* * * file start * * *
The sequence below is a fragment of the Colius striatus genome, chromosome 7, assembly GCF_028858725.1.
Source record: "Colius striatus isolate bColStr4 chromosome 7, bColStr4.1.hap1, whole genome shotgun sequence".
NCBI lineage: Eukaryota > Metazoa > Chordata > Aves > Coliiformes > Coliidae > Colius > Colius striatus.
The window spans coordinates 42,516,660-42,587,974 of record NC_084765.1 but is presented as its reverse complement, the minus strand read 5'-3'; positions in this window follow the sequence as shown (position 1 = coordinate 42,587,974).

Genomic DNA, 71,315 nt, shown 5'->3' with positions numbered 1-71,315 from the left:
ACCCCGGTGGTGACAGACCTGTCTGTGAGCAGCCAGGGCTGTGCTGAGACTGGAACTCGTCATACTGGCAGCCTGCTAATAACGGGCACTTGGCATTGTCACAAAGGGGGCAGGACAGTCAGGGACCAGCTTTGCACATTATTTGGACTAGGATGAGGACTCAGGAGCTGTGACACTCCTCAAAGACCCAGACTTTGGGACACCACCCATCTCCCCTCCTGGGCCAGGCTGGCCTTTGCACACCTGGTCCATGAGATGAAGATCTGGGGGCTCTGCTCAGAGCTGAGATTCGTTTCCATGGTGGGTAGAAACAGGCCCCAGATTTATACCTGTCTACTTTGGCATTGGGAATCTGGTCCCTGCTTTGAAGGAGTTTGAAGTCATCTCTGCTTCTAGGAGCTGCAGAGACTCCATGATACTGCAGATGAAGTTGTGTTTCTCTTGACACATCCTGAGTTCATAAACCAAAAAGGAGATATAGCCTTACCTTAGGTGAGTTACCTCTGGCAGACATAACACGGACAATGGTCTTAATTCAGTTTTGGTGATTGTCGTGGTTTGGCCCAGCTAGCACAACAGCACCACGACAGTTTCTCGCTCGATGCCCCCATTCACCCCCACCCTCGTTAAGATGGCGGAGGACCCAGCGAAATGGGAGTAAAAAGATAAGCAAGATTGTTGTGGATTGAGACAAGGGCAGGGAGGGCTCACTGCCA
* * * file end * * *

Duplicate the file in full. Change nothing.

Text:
The sequence below is a fragment of the Colius striatus genome, chromosome 7, assembly GCF_028858725.1.
Source record: "Colius striatus isolate bColStr4 chromosome 7, bColStr4.1.hap1, whole genome shotgun sequence".
NCBI lineage: Eukaryota > Metazoa > Chordata > Aves > Coliiformes > Coliidae > Colius > Colius striatus.
The window spans coordinates 42,516,660-42,587,974 of record NC_084765.1 but is presented as its reverse complement, the minus strand read 5'-3'; positions in this window follow the sequence as shown (position 1 = coordinate 42,587,974).

Genomic DNA, 71,315 nt, shown 5'->3' with positions numbered 1-71,315 from the left:
ACCCCGGTGGTGACAGACCTGTCTGTGAGCAGCCAGGGCTGTGCTGAGACTGGAACTCGTCATACTGGCAGCCTGCTAATAACGGGCACTTGGCATTGTCACAAAGGGGGCAGGACAGTCAGGGACCAGCTTTGCACATTATTTGGACTAGGATGAGGACTCAGGAGCTGTGACACTCCTCAAAGACCCAGACTTTGGGACACCACCCATCTCCCCTCCTGGGCCAGGCTGGCCTTTGCACACCTGGTCCATGAGATGAAGATCTGGGGGCTCTGCTCAGAGCTGAGATTCGTTTCCATGGTGGGTAGAAACAGGCCCCAGATTTATACCTGTCTACTTTGGCATTGGGAATCTGGTCCCTGCTTTGAAGGAGTTTGAAGTCATCTCTGCTTCTAGGAGCTGCAGAGACTCCATGATACTGCAGATGAAGTTGTGTTTCTCTTGACACATCCTGAGTTCATAAACCAAAAAGGAGATATAGCCTTACCTTAGGTGAGTTACCTCTGGCAGACATAACACGGACAATGGTCTTAATTCAGTTTTGGTGATTGTCGTGGTTTGGCCCAGCTAGCACAACAGCACCACGACAGTTTCTCGCTCGATGCCCCCATTCACCCCCACCCTCGTTAAGATGGCGGAGGACCCAGCGAAATGGGAGTAAAAAGATAAGCAAGATTGTTGTGGATTGAGACAAGGGCAGGGAGGGCTCACTGCCA